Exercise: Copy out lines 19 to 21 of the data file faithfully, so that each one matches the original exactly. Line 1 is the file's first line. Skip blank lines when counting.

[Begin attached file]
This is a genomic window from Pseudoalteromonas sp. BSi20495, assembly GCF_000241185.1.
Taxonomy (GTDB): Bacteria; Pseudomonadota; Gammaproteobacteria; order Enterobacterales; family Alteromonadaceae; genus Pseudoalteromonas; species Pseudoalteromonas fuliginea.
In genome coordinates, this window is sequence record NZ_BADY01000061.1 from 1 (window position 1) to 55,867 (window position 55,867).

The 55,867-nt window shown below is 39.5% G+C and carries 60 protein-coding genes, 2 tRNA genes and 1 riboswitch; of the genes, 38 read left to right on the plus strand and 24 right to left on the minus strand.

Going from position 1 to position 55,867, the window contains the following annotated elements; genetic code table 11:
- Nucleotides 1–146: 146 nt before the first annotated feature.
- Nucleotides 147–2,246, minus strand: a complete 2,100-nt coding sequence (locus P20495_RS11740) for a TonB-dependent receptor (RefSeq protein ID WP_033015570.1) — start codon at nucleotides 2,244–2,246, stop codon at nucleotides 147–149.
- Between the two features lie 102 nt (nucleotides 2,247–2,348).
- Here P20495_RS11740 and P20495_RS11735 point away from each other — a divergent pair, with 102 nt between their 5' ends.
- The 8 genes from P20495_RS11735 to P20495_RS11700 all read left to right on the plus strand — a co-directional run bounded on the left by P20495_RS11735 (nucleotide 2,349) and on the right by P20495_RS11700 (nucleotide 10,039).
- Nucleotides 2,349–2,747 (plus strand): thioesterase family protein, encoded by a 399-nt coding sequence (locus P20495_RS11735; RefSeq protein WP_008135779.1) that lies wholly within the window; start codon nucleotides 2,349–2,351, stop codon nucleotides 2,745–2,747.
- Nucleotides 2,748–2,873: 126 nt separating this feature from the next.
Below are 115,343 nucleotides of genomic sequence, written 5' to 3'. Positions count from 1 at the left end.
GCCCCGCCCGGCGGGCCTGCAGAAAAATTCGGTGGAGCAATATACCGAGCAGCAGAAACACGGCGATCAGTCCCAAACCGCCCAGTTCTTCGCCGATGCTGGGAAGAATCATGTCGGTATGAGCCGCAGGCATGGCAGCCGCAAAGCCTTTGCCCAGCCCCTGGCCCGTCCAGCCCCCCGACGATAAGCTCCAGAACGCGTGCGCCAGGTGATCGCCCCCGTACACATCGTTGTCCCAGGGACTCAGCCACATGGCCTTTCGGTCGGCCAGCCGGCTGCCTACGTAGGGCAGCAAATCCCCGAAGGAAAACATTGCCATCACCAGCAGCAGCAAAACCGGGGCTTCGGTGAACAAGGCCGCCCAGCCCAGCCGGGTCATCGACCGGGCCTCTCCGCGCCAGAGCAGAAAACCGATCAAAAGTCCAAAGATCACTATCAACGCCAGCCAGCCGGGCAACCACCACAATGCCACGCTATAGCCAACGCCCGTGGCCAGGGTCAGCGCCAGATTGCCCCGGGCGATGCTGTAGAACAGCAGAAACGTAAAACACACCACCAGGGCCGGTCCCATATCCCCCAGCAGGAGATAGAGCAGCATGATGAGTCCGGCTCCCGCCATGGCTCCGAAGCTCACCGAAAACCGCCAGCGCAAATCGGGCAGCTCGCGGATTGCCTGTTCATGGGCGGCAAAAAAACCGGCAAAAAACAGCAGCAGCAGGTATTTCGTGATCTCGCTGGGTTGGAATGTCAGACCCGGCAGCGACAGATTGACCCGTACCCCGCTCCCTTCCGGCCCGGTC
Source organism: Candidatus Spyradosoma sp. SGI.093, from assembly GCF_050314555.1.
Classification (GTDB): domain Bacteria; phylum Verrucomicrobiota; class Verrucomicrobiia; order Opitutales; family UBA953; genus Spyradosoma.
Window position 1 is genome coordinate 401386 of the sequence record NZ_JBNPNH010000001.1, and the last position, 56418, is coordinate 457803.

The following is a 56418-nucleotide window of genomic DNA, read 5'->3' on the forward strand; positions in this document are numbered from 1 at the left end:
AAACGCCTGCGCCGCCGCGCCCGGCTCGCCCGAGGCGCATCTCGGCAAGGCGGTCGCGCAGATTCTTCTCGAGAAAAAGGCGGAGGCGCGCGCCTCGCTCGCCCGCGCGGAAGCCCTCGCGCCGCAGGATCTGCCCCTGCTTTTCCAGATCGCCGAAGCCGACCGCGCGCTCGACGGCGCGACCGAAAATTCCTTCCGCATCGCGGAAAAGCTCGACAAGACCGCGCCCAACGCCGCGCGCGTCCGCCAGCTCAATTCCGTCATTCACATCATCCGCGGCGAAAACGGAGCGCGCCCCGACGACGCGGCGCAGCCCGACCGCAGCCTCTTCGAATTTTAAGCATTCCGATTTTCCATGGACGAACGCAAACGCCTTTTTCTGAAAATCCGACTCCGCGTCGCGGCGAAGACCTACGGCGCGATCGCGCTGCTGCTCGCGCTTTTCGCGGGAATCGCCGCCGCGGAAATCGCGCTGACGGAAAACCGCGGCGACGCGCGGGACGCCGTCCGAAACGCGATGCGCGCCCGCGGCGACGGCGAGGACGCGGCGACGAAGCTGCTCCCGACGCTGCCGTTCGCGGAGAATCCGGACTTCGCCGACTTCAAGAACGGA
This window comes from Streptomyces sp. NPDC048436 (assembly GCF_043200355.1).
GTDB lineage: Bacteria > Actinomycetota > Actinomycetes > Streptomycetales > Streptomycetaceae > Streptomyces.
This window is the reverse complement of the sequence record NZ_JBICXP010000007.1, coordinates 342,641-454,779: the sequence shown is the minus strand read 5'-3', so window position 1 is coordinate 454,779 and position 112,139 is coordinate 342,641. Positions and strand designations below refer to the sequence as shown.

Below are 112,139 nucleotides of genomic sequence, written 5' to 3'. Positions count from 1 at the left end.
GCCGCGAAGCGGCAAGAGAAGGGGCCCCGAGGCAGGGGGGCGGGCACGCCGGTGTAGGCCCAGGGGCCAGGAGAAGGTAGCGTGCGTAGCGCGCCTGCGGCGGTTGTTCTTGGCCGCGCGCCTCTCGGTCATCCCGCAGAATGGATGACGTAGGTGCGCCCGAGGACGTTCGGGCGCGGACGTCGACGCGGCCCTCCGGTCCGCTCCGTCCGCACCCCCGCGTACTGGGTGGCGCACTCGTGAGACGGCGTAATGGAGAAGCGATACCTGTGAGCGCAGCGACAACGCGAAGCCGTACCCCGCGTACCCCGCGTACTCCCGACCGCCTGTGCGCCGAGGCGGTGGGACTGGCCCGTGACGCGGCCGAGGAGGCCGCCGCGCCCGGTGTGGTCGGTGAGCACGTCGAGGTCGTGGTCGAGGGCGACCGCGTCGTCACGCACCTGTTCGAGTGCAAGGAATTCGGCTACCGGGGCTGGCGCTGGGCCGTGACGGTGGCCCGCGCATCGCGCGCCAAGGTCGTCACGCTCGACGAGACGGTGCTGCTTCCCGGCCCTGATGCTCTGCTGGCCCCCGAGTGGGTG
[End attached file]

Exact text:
AAACGCCTGCGCCGCCGCGCCCGGCTCGCCCGAGGCGCATCTCGGCAAGGCGGTCGCGCAGATTCTTCTCGAGAAAAAGGCGGAGGCGCGCGCCTCGCTCGCCCGCGCGGAAGCCCTCGCGCCGCAGGATCTGCCCCTGCTTTTCCAGATCGCCGAAGCCGACCGCGCGCTCGACGGCGCGACCGAAAATTCCTTCCGCATCGCGGAAAAGCTCGACAAGACCGCGCCCAACGCCGCGCGCGTCCGCCAGCTCAATTCCGTCATTCACATCATCCGCGGCGAAAACGGAGCGCGCCCCGACGACGCGGCGCAGCCCGACCGCAGCCTCTTCGAATTTTAAGCATTCCGATTTTCCATGGACGAACGCAAACGCCTTTTTCTGAAAATCCGACTCCGCGTCGCGGCGAAGACCTACGGCGCGATCGCGCTGCTGCTCGCGCTTTTCGCGGGAATCGCCGCCGCGGAAATCGCGCTGACGGAAAACCGCGGCGACGCGCGGGACGCCGTCCGAAACGCGATGCGCGCCCGCGGCGACGGCGAGGACGCGGCGACGAAGCTGCTCCCGACGCTGCCGTTCGCGGAGAATCCGGACTTCGCCGACTTCAAGAACGGA
This window comes from Streptomyces sp. NPDC048436 (assembly GCF_043200355.1).
GTDB lineage: Bacteria > Actinomycetota > Actinomycetes > Streptomycetales > Streptomycetaceae > Streptomyces.